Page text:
We were excited to learn that the theme of this year’s Black History Month is to “explore black women’s contributions to America”. History has given us some incredible stories of courage, strength and leadership from African-American women, including pioneers for freedom and equality: Harriet Tubman, the leader of the Underground Railroad; Sojourner Truth, who spread the word of equality; and Rosa Parks, the mother of the modern Civil Rights Movement, to name just a few. The paths that these women paved have certainly played a critical role in helping to create a new generation of black women leaders, women who have distinguished themselves in all areas of industry, and who are making history today. One such Woman You Should Know is Ursula Burns, rated by Forbes in 2009 as the 14th most powerful woman in the world.
Ms. Burns is the chairman and chief executive officer of Xerox Corporation, the first black woman to be named CEO of a Fortune 500 company, and the mother of two. Here is her extraordinary story.
Born Sept. 20, 1958, Ursula Burns grew up in a low-income housing community on Delancey Street, in New York City. She was the middle child of three with a single mother who worked several jobs to be able to send Ursula and her siblings to Catholic school. It was important to her mother to be able to provide her children with a good education in a safe environment, and was dedicated to making it happen for them. It was at school, that Ms. Burns discovered her incredible aptitude for math.
Armed with her wizardry for numbers, Ms. Burns charted her path up and out of the projects. She headed to Polytechnic Institute of NYU where she chose a road less taken by most women of her generation, and earned her Bachelor of Science degree in engineering. She continued to defy the teachers who had been directing her toward a more traditional career in nursing or teaching, and entered a graduate program in mechanical engineering at Columbia University. The program at Columbia was specifically created for minority students, and tuition was partially paid for by the Xerox Corporation. As part of the graduate program, Ms. Burns took a summer intern position with Xerox, and when she graduated with her degree in 1981, she joined the company full time.
Known for her tenacity and incomparable work ethic, it wasn’t much of a surprise that Ms. Burns quickly made her way through the ranks at Xerox overseeing several areas of the company – engineering, manufacturing, product development, and marketing – along the way. But, there were the naysayers who felt her quick rise through the company was a result of affirmative action. In true no-nonsense form, Ms. Burns responded to these claims in an interview with Black Enterprise magazine in 1997, “The fact that I did it faster than others has nothing to do with my race and gender. It was my performance.”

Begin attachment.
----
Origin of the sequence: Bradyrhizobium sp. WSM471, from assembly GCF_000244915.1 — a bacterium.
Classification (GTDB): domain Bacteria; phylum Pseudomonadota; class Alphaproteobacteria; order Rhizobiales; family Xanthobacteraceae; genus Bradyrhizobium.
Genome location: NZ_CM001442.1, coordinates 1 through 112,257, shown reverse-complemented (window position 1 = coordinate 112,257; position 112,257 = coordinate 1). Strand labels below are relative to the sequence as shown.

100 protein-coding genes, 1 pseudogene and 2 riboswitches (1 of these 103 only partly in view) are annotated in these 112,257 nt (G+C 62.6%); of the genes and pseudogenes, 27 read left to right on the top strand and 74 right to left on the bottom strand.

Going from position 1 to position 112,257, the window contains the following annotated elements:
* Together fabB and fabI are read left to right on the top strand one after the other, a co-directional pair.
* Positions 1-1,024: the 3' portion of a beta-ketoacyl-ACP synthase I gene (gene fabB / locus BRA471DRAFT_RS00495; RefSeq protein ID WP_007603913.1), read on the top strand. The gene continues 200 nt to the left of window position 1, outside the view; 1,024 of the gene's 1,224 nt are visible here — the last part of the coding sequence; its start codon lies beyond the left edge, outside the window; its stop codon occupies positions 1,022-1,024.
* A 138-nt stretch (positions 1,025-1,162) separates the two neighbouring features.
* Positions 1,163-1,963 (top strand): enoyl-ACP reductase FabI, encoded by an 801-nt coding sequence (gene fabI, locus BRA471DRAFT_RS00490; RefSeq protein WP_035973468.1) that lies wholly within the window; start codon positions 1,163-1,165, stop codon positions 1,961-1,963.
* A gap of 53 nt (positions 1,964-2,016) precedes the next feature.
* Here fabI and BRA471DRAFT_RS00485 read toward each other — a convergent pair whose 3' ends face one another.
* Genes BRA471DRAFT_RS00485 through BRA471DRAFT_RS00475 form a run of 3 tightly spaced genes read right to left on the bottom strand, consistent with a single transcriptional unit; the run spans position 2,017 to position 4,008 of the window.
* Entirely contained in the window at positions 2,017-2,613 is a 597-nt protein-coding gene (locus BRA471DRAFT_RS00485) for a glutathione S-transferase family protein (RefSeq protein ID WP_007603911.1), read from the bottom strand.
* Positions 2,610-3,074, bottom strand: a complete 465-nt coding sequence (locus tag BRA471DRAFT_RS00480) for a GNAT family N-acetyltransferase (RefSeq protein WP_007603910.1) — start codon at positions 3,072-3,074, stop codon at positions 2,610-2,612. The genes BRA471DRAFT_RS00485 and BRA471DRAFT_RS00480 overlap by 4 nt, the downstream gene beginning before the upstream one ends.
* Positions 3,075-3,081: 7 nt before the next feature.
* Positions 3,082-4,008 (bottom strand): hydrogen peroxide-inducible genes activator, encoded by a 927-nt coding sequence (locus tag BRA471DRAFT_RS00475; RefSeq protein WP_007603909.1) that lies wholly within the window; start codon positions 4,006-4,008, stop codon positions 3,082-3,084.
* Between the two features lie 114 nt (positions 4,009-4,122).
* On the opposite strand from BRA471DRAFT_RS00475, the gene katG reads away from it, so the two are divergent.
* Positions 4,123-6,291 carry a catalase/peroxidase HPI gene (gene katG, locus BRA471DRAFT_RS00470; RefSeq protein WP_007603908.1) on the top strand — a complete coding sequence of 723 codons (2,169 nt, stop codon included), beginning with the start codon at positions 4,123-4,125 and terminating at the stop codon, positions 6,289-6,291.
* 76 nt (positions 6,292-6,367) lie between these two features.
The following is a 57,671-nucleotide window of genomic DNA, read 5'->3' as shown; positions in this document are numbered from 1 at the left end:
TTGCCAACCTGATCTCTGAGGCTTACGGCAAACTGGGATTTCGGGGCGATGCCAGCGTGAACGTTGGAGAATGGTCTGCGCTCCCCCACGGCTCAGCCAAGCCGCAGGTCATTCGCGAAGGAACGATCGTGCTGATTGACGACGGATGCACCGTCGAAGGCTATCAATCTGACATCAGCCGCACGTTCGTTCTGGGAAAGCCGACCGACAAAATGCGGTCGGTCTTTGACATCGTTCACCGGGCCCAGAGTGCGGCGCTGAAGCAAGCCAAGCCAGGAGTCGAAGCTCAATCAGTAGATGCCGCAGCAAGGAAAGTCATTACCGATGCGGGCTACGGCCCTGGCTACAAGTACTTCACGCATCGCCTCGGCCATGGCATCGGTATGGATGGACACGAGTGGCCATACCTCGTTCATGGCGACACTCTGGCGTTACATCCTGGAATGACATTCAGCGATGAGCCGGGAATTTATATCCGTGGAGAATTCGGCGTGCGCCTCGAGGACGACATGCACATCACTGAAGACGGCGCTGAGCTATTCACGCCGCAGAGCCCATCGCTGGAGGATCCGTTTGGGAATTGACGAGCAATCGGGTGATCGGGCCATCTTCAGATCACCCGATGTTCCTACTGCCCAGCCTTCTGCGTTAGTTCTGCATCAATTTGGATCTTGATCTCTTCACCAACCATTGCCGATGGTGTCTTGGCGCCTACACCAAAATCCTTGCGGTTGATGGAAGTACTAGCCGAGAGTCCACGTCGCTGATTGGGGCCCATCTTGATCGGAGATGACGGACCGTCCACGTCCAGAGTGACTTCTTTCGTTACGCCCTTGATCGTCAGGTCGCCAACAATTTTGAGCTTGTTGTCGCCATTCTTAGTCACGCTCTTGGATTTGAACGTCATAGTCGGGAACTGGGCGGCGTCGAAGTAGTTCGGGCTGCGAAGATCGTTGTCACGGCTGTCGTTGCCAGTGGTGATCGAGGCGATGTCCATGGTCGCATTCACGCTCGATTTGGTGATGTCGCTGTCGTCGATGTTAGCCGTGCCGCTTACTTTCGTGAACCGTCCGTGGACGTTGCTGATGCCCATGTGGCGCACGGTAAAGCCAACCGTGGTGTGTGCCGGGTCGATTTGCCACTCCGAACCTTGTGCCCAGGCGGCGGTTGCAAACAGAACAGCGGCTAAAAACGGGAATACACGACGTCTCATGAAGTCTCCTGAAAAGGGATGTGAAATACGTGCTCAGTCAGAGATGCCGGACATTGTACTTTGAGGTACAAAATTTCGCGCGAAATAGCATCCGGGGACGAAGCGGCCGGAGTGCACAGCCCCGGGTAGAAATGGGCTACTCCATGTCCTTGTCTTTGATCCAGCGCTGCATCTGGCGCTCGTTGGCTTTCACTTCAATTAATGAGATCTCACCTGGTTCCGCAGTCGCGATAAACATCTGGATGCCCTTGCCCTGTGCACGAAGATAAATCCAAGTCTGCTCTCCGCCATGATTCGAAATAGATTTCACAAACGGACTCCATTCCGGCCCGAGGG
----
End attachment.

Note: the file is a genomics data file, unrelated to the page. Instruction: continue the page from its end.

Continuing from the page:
It was with this confidence that led Ms. Burns to several high-level positions before becoming Corporate Vice President in 1999, and then Senior Vice President of Strategic Services in 2000. Her climb up the corporate ladder continued when she added President of the Document Systems Solutions Group to her already extensive list of job titles in 2001.
In April 2007, Ms. Burns was named president of Xerox, expanding her leadership role to also include the company’s IT organization, corporate strategy, human resources, corporate marketing and global accounts. At that time, she was also elected a member of the company’s Board of Directors. She was named Chief Executive Officer in July 2009 and took on the role of chairman of the company on May 20, 2010.
But, it isn’t all about business for Ms. Burns, she is also a philanthropist and advocate. Through programs such as President Obama’s Change the Equation initiative, she’s encouraging more young women and minorities to pursue careers in math and science. She also provides leadership counsel to community, educational and non-profit organizations including FIRST (For Inspiration and Recognition of Science and Technology), National Academy Foundation, MIT, University of Rochester, and the U.S. Olympic Committee, among others.
In November of 2009 Ms. Burns was named by President Barack Obama to help lead the White House national program on STEM (science, technology, engineering and math) and was appointed vice chair of the President’s Export Council in March 2010.
Ms. Burns attributes much of her success to her mother, “My mother would always remind me: ‘Where you are is not who you are.’ I grew up in a poor neighborhood in New York City. My mother saw education as the way up and out for her children. It didn’t take long for me to see the wisdom in her beliefs.”
Ursula Burns has made history, but more importantly she has made a difference. It is this that makes her a Woman You Should Know.